In 2001 during my deployment with 3rd Battalion 8th Marines to Okinawa, Japan and Korea we lost our 16 ½ year old Wire Haired Dachshund Frieda. Judy did her nest to keep Frieda alive for me, but there was nothing that could be done and finally with Judy being worn down to nothing herself, she was persuaded to have Frieda put down. The interesting thing is that after Frieda died she visited me in Okinawa and Judy about the same time in dreams. Frieda was always a weird animal and even in death has continued to find ways to remind us of her presence.

My 2002 deployment on USS HUE CITY to the Middle East and Horn of Africa came less than six months after my return from my deployment with 3/8. That deployment, coming on the heels of the 9-11-2001 attacks was also very difficult on her. In the space of 6 years we had been apart almost 4 1/2 years. Much of the time following that last deployment was spent on the road as I travelled to visit Marine Security Force and Navy EOD Mobile Units in the Middle East, Europe, the Far East and the Continental United States. In a four year period I averaged 1-3 weeks a month away from home.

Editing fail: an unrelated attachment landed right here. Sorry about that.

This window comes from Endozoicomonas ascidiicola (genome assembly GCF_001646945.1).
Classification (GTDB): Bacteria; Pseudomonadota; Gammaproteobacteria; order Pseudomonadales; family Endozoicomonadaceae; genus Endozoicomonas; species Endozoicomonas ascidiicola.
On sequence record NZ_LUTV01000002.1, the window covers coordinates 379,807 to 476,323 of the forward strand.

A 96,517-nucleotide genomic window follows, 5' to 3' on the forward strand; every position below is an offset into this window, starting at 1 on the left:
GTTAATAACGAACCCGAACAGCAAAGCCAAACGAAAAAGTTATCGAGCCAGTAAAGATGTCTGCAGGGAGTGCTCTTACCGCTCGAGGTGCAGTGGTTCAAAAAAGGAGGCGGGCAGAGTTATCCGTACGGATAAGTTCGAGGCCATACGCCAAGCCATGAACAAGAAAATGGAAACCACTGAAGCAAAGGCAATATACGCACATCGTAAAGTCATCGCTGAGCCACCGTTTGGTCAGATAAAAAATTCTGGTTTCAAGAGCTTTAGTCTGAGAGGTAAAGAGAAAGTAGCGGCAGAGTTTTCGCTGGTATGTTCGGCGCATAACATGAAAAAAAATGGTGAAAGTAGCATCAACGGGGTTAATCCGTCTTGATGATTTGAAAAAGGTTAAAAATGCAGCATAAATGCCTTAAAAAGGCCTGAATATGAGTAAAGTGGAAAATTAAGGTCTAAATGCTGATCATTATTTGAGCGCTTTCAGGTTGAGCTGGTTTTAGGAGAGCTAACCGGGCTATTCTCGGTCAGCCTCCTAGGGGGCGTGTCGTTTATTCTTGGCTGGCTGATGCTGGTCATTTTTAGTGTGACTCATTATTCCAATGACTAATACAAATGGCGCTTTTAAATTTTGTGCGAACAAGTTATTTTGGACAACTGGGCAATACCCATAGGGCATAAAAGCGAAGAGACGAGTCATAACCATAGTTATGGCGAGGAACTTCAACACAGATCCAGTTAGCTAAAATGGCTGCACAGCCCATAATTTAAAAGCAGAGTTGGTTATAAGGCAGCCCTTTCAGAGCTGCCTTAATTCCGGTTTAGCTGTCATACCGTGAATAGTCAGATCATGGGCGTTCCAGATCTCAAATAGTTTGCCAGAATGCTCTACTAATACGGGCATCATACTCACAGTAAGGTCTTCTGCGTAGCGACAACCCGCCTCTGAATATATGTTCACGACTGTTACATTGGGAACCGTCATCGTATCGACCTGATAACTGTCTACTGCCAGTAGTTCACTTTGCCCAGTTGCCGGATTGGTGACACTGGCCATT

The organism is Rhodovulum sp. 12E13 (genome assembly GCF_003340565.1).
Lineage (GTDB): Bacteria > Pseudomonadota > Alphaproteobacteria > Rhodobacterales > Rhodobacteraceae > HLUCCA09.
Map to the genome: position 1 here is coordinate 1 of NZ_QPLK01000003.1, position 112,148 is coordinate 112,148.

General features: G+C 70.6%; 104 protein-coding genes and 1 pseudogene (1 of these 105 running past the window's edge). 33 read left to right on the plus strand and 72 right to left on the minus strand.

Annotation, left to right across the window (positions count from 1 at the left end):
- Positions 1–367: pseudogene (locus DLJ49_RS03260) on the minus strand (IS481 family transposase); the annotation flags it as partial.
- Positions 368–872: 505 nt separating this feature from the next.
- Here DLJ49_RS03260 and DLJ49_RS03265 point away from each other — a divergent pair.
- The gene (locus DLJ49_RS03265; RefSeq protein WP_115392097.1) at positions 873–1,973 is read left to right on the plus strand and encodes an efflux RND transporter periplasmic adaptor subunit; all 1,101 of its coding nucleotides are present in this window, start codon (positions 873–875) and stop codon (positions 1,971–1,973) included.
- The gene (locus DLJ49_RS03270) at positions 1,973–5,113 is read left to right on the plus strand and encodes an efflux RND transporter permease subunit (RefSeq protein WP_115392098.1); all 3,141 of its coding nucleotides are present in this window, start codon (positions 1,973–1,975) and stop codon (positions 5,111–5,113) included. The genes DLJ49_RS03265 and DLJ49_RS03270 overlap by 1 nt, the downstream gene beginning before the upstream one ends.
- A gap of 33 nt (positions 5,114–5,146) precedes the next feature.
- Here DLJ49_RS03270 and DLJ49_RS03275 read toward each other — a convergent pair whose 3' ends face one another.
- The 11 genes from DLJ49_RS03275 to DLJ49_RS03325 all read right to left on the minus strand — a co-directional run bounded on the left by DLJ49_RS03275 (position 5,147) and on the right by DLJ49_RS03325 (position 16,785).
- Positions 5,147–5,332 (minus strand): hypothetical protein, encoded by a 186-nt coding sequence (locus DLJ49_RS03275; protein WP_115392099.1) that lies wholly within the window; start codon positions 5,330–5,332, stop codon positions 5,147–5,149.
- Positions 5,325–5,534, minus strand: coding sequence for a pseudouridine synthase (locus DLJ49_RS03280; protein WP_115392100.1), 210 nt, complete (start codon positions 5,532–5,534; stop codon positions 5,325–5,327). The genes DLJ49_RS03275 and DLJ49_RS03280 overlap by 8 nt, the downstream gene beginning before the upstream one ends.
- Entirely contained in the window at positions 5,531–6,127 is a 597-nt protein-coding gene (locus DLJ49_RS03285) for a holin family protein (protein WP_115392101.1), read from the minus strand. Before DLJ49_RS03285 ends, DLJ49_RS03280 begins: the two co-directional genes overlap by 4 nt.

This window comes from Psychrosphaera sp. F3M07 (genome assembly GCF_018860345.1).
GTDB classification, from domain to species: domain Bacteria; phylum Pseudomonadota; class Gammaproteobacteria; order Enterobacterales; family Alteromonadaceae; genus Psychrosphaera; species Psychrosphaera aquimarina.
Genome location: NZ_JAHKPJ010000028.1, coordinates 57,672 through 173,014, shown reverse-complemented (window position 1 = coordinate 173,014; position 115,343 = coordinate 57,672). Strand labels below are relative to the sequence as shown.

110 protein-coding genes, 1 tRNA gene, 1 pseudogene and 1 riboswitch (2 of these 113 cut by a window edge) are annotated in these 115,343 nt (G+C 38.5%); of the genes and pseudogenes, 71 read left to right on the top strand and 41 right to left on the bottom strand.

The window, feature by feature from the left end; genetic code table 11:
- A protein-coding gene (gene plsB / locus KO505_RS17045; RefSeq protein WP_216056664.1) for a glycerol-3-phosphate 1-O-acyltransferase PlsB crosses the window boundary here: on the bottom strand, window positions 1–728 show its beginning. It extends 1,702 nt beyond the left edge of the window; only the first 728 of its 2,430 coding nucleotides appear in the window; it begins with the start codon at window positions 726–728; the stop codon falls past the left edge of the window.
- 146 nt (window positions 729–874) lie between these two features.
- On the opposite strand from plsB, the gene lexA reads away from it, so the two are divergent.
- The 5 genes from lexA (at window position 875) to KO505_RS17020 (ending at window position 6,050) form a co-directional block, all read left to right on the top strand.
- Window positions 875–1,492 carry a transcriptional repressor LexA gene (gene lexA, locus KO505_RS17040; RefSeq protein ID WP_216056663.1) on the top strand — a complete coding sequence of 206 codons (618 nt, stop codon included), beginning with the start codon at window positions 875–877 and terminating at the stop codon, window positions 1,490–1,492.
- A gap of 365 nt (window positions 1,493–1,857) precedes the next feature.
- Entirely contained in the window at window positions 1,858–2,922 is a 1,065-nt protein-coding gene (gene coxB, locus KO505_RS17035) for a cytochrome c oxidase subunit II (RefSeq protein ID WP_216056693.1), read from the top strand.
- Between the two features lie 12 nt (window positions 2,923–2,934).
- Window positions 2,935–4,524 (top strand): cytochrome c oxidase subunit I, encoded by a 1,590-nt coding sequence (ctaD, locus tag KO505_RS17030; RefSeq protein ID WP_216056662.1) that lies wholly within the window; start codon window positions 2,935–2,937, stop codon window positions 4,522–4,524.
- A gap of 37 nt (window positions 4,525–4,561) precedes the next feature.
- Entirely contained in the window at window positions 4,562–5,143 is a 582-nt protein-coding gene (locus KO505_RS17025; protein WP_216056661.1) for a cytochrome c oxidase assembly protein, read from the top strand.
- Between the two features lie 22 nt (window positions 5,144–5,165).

With all of this in the background we spent our last night together. That night neither of us slept very well. When we got up I had a light breakfast and then accompanied by a friend from Judy’s Church choir we drove to the base.

Saturday morning traffic is generally not too bad so our trip was uneventful, but tense.  You could cut the tension between us by now with a knife.  It was about the time that we were nearing the base Judy said something about our relationship that I took really wrong. I sarcastically snapped back “Well I’ll just get blown up by an IED then.”